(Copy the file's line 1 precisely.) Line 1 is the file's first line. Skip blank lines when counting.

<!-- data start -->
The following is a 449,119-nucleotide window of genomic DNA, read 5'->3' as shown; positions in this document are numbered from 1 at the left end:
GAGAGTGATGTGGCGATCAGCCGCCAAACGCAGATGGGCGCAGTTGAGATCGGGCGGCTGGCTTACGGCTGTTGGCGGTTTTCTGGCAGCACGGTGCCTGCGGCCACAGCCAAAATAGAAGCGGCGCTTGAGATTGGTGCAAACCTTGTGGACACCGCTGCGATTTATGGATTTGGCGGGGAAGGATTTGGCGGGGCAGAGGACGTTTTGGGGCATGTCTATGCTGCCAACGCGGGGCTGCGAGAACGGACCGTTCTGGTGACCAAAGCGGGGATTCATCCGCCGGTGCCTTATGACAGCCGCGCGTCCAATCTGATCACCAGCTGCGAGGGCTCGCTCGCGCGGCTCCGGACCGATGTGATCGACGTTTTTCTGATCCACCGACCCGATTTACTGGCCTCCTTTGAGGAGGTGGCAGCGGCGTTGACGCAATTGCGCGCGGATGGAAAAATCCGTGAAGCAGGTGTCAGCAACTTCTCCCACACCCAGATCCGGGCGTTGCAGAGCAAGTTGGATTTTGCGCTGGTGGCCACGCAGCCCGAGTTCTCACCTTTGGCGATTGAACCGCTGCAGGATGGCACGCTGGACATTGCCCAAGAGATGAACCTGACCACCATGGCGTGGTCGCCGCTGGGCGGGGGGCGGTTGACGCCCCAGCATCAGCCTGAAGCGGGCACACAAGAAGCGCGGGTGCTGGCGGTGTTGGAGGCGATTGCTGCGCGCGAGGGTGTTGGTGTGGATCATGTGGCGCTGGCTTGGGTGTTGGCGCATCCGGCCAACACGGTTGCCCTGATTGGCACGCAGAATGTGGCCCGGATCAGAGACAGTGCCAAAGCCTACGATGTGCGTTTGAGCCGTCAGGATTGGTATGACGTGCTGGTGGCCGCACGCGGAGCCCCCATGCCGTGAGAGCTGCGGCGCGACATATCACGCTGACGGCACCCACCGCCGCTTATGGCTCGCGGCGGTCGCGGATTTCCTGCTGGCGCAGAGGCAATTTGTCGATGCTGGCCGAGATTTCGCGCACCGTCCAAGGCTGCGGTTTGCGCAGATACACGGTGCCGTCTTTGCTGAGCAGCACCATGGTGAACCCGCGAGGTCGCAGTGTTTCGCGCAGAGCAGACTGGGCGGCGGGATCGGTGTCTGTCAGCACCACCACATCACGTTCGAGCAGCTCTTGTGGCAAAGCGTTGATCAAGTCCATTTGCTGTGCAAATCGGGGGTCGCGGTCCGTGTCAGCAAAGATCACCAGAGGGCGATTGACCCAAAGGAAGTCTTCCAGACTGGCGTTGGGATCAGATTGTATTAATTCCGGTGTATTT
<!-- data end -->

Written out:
The following is a 449,119-nucleotide window of genomic DNA, read 5'->3' as shown; positions in this document are numbered from 1 at the left end: